By the mid-2000s, the Soviet-era gas rents from West Siberia were starting to run down. In one of the largest investment projects of the Putin era, Russia began developing an entire new gas province, based on the Yamal Peninsula, to the north of West Siberia. Together with its expanded pipeline system, Russia now has a whole new generation of gas supply to Europe. Nord Stream 2 and its predecessor Nord Stream 1 lie on a ‘great circle’ between the Yamal Peninsula and Germany, that is, on the shortest route between the two points. Russian pipeline gas from Yamal is the lowest-cost source of imported gas to Europe, and it will remain so for the foreseeable future, well below the cost of imported liquefied natural gas (LNG) from other sources such as the United States.
But now the landscape is shifting again, as climate change becomes an increasingly pressing political issue. European politicians have vowed to cut Europe’s dependence on imported gas. Meanwhile, new energy technologies are becoming available. Electricity from renewables is now cheaper than new gas-fired powerplants. Residential heat from electrical heat pumps is becoming an option. Hydrogen, produced from renewable power, lies just down the road. The bottom line is that gas demand in Europe will eventually peak, and then begin to decline. This prospect has not escaped Moscow’s notice. It would be ironic indeed, as some Russian commentators have pointed out, if, having invested a fortune in the next generation of gas to Europe, Russia now found itself without a market for it.
But this will not happen right away, indeed not for another decade. For the balance of the 2020s, Europe will continue to need imported gas. Germany is the clearest case in point. Its last nuclear power plant will close at the end of this year; renewables face mounting local resistance from property owners; and the new coalition government in Berlin has vowed to end coal production by 2030. Hydrogen will not be available at scale for another decade, if then. Until the early 2030s, Germany will have no ready alternative to gas, and the readiest source of gas will be Russia.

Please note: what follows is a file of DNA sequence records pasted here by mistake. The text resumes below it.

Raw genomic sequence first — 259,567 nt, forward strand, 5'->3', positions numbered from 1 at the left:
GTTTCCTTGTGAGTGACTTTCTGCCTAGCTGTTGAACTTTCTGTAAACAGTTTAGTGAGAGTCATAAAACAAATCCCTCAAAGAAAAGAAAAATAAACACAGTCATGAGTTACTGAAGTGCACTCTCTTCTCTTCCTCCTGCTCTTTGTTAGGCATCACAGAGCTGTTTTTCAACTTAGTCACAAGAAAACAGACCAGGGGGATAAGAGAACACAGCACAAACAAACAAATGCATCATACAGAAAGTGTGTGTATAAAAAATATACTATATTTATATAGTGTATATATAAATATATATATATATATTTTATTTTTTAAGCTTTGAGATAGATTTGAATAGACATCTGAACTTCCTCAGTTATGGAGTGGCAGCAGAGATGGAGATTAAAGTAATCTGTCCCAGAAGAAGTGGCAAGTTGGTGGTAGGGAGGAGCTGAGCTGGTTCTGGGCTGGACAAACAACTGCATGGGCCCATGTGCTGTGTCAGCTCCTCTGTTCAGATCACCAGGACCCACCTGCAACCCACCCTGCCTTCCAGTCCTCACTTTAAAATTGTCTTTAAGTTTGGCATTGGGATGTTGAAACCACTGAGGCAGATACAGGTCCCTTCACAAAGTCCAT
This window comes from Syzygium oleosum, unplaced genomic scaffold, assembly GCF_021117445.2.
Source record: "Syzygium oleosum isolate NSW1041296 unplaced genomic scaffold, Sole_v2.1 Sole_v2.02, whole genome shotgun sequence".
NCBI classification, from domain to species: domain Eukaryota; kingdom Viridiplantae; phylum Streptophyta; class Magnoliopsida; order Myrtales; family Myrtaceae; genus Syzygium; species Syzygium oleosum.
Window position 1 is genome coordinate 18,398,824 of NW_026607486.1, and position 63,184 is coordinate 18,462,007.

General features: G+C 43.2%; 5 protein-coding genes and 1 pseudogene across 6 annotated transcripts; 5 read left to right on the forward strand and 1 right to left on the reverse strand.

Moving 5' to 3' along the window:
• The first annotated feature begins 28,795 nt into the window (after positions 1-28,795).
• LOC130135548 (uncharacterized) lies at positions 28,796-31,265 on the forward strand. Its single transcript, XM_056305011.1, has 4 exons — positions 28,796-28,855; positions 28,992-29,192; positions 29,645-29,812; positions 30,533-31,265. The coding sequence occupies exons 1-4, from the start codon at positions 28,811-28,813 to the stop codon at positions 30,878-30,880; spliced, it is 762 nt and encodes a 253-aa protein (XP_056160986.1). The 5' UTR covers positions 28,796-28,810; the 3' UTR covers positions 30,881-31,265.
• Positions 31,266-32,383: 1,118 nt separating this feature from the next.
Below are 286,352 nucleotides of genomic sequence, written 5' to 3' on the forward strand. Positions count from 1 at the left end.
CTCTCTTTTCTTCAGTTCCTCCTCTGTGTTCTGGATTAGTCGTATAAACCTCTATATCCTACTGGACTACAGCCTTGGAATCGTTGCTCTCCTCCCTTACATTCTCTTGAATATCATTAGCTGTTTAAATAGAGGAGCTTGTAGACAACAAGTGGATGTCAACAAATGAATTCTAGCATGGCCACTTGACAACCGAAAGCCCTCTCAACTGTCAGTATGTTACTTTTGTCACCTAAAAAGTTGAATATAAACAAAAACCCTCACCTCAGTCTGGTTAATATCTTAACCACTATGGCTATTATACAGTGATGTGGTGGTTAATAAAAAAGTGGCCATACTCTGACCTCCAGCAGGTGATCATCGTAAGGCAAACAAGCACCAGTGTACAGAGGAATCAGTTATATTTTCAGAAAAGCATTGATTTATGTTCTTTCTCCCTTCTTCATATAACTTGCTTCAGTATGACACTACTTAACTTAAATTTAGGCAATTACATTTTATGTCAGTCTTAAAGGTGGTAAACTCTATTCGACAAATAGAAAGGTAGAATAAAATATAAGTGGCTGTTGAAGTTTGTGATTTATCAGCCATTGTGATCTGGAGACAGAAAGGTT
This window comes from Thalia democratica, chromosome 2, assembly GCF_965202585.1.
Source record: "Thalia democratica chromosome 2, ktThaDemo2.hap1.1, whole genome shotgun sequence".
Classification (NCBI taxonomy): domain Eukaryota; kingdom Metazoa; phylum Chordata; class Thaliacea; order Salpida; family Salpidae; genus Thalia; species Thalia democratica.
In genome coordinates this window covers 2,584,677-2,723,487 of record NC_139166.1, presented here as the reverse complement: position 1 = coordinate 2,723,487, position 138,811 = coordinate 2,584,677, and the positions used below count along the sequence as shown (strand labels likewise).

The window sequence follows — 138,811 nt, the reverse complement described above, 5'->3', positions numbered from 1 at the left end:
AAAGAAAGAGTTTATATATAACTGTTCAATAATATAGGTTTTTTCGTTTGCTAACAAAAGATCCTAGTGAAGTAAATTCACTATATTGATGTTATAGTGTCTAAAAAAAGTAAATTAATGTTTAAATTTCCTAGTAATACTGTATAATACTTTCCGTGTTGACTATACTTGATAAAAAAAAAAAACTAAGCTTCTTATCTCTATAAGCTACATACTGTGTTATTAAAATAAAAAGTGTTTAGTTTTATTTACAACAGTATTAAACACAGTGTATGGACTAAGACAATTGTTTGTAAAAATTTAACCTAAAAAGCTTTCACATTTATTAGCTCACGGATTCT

Nevertheless, Moscow has become acutely conscious of the long-term threat that climate change poses to its traditional gas market, and it is reacting in two ways. The first is to reorient its gas business toward Asia, using a combination of piped gas and LNG. It has built a new pipeline from eastern Siberia to northeast China, and it is negotiating to build another. But Russia’s major bet on the future Asian market is LNG. In a remarkable first for Russia, a private-sector start-up, Novatek, has partnered with French company Total Energy to develop LNG exports to Asia. The project has the strong backing of Vladimir Putin, who declares that gas is the future of energy, and that the future of gas is LNG.
Second, hydrogen is suddenly all the rage in Moscow. ‘Blue’ hydrogen, made with natural gas, is seen as a means of extending the life of Russia’s export market to Europe, by mixing hydrogen with gas in Russia’s existing export system. (‘Green’ hydrogen, made with power from renewables, is not on the table, since Russia has yet to invest significantly in renewables.) So far Moscow’s interest in hydrogen has been mostly talk, but already Novatek has signed an agreement with Germany’s RWE, and other deals will soon follow. It is not too far-fetched to imagine that Russia could play a constructive role in Europe’s effort to decarbonise, and at the same time preserve its gas business.
But for that to happen, peaceful relations and trust are a must, and these are presently sorely lacking. In this winter of 2022, as gas prices spike and East-West suspicions of ‘Russian politicisation of gas’ mount, the contrast with ‘Ostpolitik,’ when gas served as a bridge to détente a half-century ago, could not be more stark, or less reassuring.
For more information, see the author’s new book, Klimat: Russia in the Age of Climate Change (Harvard University Press, 2021)